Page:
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Georgia Blames ‘Anti-Peace’ Forces for Deadly Blast
Civil Georgia, Tbilisi / 2 Feb.'05 / 00:49

Blast site outside police department in Gori.

President Mikheil Saakashvili blamed Georgia’s “enemies” and “forces which are against peace” for a Tuesday car bomb explosion outside the police department in the town of Gori, which killed three policemen and injured 27 other people.

Saakashvili made an evening televised addressed to the nation on February 1 after convening an emergency session of the National Security Council, which assessed the situation after the blast.

The President did not specify which specific “anti-peace forces” were behind the terrorist act but did hint that the blast came just a few days after the Georgian government “initiated peace proposals,” referring to the peace plan over South Ossetian conflict settlement, which he unveiled on January 26 at the Parliamentary Assembly of Council of Europe. However, during his speech Saakashvili did not once mentioned South Ossetia.

Sensing that Tbilisi’s suspicion could fall on Tskhinvali, authorities in breakaway South Ossetia were prompted to condemn terrorist acts shortly after the deadly blast in Gori, which is located less than 30 km away from the unrecognized republic’s capital Tskhinvali.

“Any attempts to use terrorist acts to escalate the confrontation between Georgians and Ossetians will only increase tension in the region. South Ossetia condemns terrorism as a mean for achieving political purposes,” Oleg Alborov, the Secretary of the National Security Council of breakaway South Ossetia said.

Georgian Interior Minister Vano Merabishvili said a large amount of plastic explosive mixed with TNT, which was then detonated in a car outside the police department in Gori, was triggered by remote control. Officials also say that they have already pinpointed a “certain circle of suspects” who could have carried out the terrorist act.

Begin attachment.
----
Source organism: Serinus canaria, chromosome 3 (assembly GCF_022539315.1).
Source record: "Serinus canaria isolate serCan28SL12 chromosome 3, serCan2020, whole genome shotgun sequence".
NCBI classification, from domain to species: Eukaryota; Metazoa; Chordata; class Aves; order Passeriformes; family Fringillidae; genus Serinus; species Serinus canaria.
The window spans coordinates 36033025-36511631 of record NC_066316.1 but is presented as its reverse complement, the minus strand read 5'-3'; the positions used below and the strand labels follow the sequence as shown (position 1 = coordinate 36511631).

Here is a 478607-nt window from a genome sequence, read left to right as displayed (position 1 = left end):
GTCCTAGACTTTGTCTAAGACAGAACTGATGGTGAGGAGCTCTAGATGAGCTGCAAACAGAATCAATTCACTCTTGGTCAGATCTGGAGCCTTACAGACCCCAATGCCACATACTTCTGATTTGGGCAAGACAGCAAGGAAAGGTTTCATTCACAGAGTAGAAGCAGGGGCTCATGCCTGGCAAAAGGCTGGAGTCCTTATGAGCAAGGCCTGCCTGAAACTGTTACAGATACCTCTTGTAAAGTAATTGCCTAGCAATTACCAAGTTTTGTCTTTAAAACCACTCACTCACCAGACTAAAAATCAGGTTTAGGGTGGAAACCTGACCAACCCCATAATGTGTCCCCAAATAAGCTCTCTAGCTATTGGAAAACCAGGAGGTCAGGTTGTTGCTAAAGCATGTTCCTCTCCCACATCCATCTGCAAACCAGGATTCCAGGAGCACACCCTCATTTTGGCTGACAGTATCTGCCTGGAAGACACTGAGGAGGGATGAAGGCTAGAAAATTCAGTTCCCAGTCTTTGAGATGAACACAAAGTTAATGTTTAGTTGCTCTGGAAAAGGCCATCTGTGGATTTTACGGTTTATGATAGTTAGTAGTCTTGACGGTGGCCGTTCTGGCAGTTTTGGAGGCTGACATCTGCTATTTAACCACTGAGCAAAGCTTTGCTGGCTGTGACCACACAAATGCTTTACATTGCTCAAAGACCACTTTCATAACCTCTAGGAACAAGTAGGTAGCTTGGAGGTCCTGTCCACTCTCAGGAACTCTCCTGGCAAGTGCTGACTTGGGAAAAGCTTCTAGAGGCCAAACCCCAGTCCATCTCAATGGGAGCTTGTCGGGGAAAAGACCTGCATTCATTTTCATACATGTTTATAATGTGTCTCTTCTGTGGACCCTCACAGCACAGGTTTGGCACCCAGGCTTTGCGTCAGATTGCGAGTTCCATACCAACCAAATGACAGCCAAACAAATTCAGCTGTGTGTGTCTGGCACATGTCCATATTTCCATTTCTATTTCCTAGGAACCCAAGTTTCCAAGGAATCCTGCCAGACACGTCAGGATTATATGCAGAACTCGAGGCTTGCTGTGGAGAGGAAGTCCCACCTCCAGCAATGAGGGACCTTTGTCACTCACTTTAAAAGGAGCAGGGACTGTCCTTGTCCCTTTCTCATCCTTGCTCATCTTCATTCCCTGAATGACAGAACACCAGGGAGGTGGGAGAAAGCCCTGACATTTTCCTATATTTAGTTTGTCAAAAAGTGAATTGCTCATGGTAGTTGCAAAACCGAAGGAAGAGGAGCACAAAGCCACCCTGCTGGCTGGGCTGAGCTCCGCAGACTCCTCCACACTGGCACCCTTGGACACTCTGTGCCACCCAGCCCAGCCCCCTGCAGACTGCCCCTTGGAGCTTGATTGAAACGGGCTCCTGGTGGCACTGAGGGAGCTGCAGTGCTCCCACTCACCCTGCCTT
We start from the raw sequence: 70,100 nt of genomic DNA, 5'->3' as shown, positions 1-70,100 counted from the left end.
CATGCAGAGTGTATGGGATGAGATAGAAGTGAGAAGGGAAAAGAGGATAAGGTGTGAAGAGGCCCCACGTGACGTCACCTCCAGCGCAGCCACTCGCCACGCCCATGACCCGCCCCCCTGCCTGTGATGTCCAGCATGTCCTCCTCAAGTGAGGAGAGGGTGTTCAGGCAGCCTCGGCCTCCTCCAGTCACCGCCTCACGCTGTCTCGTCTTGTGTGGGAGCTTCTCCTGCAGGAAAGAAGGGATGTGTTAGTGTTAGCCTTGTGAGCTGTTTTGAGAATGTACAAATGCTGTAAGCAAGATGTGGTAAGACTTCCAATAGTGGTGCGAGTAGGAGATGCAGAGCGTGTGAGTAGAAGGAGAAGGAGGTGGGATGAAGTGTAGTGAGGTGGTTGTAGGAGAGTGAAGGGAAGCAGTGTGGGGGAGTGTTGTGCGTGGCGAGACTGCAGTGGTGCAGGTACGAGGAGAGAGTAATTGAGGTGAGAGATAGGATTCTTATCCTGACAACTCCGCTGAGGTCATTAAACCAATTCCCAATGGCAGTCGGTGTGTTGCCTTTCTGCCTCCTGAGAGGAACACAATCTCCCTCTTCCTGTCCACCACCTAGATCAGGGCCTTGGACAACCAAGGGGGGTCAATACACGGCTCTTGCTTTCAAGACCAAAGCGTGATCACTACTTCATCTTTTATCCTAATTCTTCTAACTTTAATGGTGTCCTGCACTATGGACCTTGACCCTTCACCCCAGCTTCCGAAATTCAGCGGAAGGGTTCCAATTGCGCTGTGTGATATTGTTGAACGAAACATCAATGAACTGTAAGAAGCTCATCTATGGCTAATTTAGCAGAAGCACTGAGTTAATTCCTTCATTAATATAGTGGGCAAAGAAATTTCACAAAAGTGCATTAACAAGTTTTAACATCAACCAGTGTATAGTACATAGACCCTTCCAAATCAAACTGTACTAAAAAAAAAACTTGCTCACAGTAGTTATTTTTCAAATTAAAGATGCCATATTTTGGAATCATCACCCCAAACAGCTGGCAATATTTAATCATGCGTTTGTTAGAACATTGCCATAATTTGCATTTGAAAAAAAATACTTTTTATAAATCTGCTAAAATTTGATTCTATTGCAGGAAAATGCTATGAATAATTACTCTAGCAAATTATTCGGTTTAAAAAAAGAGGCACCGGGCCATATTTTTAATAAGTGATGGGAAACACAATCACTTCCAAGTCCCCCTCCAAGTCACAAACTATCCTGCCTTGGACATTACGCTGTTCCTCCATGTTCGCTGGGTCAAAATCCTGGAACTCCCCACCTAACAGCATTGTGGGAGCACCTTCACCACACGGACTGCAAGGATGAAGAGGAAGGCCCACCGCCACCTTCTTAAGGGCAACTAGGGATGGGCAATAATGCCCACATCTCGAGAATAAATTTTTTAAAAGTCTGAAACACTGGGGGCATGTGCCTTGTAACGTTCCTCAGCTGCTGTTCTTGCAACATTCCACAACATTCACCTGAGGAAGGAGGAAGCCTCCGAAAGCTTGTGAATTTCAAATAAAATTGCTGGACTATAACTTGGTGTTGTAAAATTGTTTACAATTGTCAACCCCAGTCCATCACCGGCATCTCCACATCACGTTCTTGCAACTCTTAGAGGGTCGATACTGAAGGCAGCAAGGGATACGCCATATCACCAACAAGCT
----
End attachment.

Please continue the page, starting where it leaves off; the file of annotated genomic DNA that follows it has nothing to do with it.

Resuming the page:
Plastic explosive mixed with TNT, detonated
in the car, was triggered by remote control.

In his address Mikheil Saakashvili told the citizens of Georgia that Georgia’s “enemies spare no efforts” in their attempts to hinder the strengthening of the Georgian state – the process, as he said, which will eventually lead to a peaceful restoration of the country’s territorial integrity.
“I want my compatriots to listen to me with attention. We are getting stronger every day. We are strengthening our state structure every day. Something positive occurs every day in the process of state-building and these changes will inevitably lead us to increasing to the level which will enable us to restore our territorial integrity – and I want it very much - peacefully. But our enemy also knows this and our enemies will spare no efforts to hinder Georgia’s development,” President Saakashvili said.

He called on the society not to yield to the provocations of “anti-peace forces” which try to trigger Tbilisi into taking “radical measures.” “We should also understand that we must not let those who are against peace thwart the peace process and create obstacles for our peace initiatives,” the President stated.

“We should act like a civilized, democratic nation and demonstrate full consolidation. We must show those who are against our development that we are united nation,” he added.

Saakashvili also called on the nation and all political forces to support the government’s anti-terrorist measures. “I know that our enemies’ goals will not be fulfilled. But I want your support and understanding to solve those issues, which are related to our fight against terrorism, related to the anti-terrorism structures, to the anti-terrorism legislature and also related to the overall security of the society and to measures aimed at consolidating society,” President Saakashvili said, while addressing the nation.

However, the President did not specify exactly what kind of measures the authorities plan to undertake, or whether the government intends to propose any new anti-terrorism legislation.

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